Helping to keep community wholefig1training

The goal of this initiative is to reduce recidivism, and prevent criminal behavior that leads to re-incarceration of female offenders. This mission is accomplished by implementing low cost social intelligence training to both community members, and to women who are re-entering that community after imprisonment. Through SI training, female inmates will have tools to make more intelligent choices when forming and sustaining relationships with family, friends, and co-workers in the community. Community members will learn to reduce prejudices about offenders, and keep their minds open to potential positive changes of those returning from prison. Together, these groups can work as agents of change. Change, in SI terms, means a change in how individuals see their place in the world, how they treat one other, and how they raise their children to be socially mature, trustworthy, and responsible adults.

community_gearsRe-entry. There is one female state penitentiary in Arizona, Perryville. Each year, one third of the approximately 3,700 inmates are released into the community. Over 50% of these former inmates return to just two geographic areas in South Phoenix: zip codes 85041 and 85042. The rate of recidivism is high, with official estimates hovering around 65%. More needs to be done for both the offender and her community to save dollars and save lives that are lost with re-incarceration.

We propose to implement training programs for female inmates re-entering the community and community groups to better prepare both for understanding and accepting one another (See Figure 1).

Why Focus on Female Offenders?

All those engaged with the criminal justice system deserve our attention. This initiative is a starting point, but an important one. Female offenders have unique, gender specific needs:

  • Developmental psychology research has shown that women’s experience is defined through relationships, in contrast to men whose major developmental tasks are defined through achieving autonomy and independence. Many women’s criminal experiences can be best understood in the context of unhealthy relationships, often with significant others who encourage substance abuse or make demands on women to become involved in the drug trade or prostitution. Because of dysfunctional family backgrounds and histories of domestic violence and sexual abuse, many women in correctional institutions have little or no experience with healthy, trusting, pro-social relationships involving either men or women.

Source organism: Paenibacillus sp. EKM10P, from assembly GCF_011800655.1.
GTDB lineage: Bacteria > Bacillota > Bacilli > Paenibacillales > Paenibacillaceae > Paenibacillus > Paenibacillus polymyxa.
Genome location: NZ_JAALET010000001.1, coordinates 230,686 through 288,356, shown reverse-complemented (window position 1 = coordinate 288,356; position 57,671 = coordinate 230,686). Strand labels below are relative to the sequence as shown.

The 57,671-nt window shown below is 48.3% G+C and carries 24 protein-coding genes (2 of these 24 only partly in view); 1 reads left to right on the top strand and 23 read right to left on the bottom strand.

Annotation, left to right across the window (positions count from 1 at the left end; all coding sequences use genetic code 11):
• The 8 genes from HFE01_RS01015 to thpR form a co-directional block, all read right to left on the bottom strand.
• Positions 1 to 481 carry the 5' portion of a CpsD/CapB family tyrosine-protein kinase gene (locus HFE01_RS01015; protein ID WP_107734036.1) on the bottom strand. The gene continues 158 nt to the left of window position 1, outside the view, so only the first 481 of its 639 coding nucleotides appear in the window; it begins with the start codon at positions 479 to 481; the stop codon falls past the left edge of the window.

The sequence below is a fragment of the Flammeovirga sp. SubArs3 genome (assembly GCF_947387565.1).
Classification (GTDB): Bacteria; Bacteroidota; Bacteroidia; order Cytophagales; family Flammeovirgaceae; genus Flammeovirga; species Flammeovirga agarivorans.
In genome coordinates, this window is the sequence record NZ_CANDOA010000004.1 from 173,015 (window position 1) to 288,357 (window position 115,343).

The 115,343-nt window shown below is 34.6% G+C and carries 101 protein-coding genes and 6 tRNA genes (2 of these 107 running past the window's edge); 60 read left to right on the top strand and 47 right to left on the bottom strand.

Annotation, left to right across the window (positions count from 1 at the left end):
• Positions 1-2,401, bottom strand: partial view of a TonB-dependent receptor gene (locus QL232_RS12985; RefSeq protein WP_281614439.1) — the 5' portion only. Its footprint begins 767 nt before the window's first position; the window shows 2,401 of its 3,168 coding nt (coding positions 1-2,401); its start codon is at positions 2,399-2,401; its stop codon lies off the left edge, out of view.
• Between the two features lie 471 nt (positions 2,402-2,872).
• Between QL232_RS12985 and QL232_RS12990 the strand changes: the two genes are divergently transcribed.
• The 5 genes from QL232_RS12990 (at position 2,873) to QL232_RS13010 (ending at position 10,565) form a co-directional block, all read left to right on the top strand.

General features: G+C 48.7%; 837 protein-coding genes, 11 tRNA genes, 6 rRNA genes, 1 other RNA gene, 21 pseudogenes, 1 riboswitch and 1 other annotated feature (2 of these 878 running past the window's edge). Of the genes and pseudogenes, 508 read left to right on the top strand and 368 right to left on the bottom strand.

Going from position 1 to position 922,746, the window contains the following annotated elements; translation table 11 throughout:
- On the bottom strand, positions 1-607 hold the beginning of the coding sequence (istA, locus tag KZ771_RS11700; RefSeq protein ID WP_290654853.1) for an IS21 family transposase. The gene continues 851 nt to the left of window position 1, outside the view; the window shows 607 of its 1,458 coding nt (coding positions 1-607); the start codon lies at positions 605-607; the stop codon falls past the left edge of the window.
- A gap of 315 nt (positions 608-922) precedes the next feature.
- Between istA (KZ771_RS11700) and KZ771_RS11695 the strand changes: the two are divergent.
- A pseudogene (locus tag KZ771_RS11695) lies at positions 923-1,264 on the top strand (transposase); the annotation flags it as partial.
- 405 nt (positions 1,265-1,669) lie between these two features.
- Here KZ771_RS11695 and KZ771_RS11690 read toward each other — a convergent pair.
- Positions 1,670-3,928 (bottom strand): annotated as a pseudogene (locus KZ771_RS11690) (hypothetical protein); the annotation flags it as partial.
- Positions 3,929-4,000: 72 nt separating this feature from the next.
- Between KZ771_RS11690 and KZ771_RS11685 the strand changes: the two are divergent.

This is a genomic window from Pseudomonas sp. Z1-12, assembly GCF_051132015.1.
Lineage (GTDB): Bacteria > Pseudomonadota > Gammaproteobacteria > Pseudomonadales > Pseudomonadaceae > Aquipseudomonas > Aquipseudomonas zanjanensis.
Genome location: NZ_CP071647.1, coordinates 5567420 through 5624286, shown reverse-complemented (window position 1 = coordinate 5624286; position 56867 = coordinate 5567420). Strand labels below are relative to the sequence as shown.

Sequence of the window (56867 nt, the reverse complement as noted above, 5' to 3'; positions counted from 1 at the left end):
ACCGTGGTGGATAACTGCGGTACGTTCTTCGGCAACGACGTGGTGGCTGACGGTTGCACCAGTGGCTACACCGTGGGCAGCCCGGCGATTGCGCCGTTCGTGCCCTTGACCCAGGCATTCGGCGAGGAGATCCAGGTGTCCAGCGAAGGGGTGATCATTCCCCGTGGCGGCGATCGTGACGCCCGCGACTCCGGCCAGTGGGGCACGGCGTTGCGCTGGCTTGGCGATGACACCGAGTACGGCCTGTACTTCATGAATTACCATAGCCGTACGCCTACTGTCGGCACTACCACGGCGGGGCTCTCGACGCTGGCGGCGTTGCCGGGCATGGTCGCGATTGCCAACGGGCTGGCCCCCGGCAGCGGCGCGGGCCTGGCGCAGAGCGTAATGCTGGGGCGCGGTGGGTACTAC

• From a socioeconomic point of view, most women who enter the corrections system are economically disadvantaged with little education, few job skills, and sporadic employment histories. Many have relied on public assistance that, in some states, will no longer be available following a felony drug conviction. At the same time, many of these women are single mothers who must find ways to support both themselves and their children. Their capacity to be economically self-sufficient is essential to their success in their community, especially when understood in the context of their family relationships. Women who are not self-sufficient must depend on family or significant others. While some families and significant others can be sources of tremendous support and stability, others can contribute to women’s instability and leave them vulnerable to further involvement in substance abuse and/or other criminal activities.


Women typically return to the same communities from which they left when going to prison. The challenges they faced there will likely still exist for them. Therefore, they need to find support within those same communities in order to face the many different challenges that accompany reentry. Often, members of the community are often misinformed when it comes to understanding the role the community can play in supporting ex-prisoners and keeping their communities safe. Educating the community about the influence they have over both the barriers and the opportunities facing former inmates is critical to gaining the community support needed to serve former inmates upon their release.

In addition, research shows that teaching neuroplasticity concepts, a key component of SI training, leads to feelings of restorative justice, rather than punitive reactions.  This stance that “people can change, and if they do the community should respond in kind” will go far in making healthy human connections between community residents and former inmates a reality.



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